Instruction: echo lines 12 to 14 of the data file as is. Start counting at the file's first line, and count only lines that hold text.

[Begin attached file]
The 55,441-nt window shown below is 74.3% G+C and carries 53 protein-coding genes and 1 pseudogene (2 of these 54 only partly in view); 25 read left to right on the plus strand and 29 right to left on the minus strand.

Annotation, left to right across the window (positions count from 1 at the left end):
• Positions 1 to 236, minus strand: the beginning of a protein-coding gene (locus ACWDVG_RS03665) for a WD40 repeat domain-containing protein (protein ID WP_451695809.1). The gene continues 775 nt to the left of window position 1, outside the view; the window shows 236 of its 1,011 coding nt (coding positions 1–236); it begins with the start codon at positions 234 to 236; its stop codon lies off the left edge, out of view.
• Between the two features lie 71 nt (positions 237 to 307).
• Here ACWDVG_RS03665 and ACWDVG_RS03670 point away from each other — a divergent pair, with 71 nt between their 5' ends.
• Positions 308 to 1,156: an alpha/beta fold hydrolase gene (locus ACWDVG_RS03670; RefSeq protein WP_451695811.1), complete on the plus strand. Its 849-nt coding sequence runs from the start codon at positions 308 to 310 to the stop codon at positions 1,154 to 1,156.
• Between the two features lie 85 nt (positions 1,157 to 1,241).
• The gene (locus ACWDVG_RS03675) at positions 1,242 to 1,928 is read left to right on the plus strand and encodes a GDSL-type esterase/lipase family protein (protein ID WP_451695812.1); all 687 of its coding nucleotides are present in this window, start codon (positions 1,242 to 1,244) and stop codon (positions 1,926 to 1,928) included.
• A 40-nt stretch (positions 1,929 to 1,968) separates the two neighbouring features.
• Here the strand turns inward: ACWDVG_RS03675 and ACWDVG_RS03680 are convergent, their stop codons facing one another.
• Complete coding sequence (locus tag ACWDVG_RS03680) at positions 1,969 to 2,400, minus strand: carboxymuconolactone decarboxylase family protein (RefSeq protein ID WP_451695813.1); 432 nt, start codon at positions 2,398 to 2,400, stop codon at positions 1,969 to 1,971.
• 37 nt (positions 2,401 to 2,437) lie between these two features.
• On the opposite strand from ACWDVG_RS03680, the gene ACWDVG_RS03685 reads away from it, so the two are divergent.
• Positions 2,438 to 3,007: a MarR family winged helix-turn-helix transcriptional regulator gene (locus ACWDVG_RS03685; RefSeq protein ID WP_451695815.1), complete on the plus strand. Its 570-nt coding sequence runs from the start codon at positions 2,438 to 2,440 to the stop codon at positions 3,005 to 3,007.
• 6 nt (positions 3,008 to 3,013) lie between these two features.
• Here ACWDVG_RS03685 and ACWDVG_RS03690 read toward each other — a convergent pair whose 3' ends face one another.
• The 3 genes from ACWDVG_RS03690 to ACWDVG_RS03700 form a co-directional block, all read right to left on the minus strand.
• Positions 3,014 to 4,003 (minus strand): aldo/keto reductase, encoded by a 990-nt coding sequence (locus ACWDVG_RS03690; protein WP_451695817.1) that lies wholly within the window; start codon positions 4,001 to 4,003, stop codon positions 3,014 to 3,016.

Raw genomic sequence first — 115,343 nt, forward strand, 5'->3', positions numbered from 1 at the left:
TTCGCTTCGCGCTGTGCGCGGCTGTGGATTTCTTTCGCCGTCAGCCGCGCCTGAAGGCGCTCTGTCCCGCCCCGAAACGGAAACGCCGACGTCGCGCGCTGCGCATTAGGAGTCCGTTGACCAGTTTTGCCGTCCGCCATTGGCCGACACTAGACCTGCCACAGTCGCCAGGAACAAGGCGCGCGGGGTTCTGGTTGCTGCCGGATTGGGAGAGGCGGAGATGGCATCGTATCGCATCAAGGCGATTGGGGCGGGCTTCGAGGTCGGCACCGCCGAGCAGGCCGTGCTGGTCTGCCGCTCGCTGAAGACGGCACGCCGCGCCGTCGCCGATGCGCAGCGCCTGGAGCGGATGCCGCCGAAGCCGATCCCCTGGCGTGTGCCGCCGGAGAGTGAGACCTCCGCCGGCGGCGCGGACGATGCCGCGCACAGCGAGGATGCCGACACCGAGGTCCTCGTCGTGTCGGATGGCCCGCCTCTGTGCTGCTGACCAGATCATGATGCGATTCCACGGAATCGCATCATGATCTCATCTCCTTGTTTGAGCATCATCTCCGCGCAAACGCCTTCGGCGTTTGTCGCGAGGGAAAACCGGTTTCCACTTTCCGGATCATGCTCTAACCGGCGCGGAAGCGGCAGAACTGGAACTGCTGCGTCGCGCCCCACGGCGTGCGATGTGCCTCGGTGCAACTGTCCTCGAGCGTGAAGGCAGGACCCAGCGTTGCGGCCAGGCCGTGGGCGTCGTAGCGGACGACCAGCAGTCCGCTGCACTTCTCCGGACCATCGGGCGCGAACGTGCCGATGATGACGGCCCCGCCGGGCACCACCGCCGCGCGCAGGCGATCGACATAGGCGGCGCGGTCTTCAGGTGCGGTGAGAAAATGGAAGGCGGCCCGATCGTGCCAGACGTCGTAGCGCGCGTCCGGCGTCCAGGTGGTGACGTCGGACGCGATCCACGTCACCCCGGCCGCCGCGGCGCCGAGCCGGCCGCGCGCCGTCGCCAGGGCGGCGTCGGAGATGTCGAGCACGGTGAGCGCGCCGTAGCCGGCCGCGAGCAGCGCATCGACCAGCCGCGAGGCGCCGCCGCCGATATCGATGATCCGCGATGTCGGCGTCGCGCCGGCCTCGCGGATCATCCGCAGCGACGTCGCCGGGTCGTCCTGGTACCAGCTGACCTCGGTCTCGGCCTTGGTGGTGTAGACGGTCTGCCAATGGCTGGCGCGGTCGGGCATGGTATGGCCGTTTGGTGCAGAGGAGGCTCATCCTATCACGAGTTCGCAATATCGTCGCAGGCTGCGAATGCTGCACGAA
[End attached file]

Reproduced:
• 37 nt (positions 2,401 to 2,437) lie between these two features.
• On the opposite strand from ACWDVG_RS03680, the gene ACWDVG_RS03685 reads away from it, so the two are divergent.
• Positions 2,438 to 3,007: a MarR family winged helix-turn-helix transcriptional regulator gene (locus ACWDVG_RS03685; RefSeq protein ID WP_451695815.1), complete on the plus strand. Its 570-nt coding sequence runs from the start codon at positions 2,438 to 2,440 to the stop codon at positions 3,005 to 3,007.